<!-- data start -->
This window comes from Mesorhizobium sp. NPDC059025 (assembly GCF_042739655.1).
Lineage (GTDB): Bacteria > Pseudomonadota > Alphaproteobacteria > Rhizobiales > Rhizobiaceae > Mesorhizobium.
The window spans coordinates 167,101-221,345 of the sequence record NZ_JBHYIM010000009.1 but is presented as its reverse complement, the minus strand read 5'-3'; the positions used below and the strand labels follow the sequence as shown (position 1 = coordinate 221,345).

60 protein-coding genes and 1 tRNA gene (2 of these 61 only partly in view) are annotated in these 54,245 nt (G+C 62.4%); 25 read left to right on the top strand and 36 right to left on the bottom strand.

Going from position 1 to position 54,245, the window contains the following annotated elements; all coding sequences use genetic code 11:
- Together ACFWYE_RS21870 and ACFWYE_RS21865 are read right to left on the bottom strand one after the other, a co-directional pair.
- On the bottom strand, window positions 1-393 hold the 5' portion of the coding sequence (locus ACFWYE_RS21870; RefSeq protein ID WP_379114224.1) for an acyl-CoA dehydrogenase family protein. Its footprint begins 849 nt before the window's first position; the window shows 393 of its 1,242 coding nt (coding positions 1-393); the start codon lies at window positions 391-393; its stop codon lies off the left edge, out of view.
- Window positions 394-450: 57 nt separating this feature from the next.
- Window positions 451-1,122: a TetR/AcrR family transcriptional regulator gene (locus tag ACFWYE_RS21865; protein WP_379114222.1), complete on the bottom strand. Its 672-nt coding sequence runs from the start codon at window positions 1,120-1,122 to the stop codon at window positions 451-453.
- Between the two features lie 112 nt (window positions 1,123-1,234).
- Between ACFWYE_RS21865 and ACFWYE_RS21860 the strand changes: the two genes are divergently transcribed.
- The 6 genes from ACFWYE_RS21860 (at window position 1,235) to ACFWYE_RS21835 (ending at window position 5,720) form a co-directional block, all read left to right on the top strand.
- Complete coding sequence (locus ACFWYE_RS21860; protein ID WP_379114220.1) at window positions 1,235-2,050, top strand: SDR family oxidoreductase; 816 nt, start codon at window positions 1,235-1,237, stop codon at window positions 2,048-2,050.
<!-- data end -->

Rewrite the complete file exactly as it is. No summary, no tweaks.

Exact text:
This window comes from Mesorhizobium sp. NPDC059025 (assembly GCF_042739655.1).
Lineage (GTDB): Bacteria > Pseudomonadota > Alphaproteobacteria > Rhizobiales > Rhizobiaceae > Mesorhizobium.
The window spans coordinates 167,101-221,345 of the sequence record NZ_JBHYIM010000009.1 but is presented as its reverse complement, the minus strand read 5'-3'; the positions used below and the strand labels follow the sequence as shown (position 1 = coordinate 221,345).

60 protein-coding genes and 1 tRNA gene (2 of these 61 only partly in view) are annotated in these 54,245 nt (G+C 62.4%); 25 read left to right on the top strand and 36 right to left on the bottom strand.

Going from position 1 to position 54,245, the window contains the following annotated elements; all coding sequences use genetic code 11:
- Together ACFWYE_RS21870 and ACFWYE_RS21865 are read right to left on the bottom strand one after the other, a co-directional pair.
- On the bottom strand, window positions 1-393 hold the 5' portion of the coding sequence (locus ACFWYE_RS21870; RefSeq protein ID WP_379114224.1) for an acyl-CoA dehydrogenase family protein. Its footprint begins 849 nt before the window's first position; the window shows 393 of its 1,242 coding nt (coding positions 1-393); the start codon lies at window positions 391-393; its stop codon lies off the left edge, out of view.
- Window positions 394-450: 57 nt separating this feature from the next.
- Window positions 451-1,122: a TetR/AcrR family transcriptional regulator gene (locus tag ACFWYE_RS21865; protein WP_379114222.1), complete on the bottom strand. Its 672-nt coding sequence runs from the start codon at window positions 1,120-1,122 to the stop codon at window positions 451-453.
- Between the two features lie 112 nt (window positions 1,123-1,234).
- Between ACFWYE_RS21865 and ACFWYE_RS21860 the strand changes: the two genes are divergently transcribed.
- The 6 genes from ACFWYE_RS21860 (at window position 1,235) to ACFWYE_RS21835 (ending at window position 5,720) form a co-directional block, all read left to right on the top strand.
- Complete coding sequence (locus ACFWYE_RS21860; protein ID WP_379114220.1) at window positions 1,235-2,050, top strand: SDR family oxidoreductase; 816 nt, start codon at window positions 1,235-1,237, stop codon at window positions 2,048-2,050.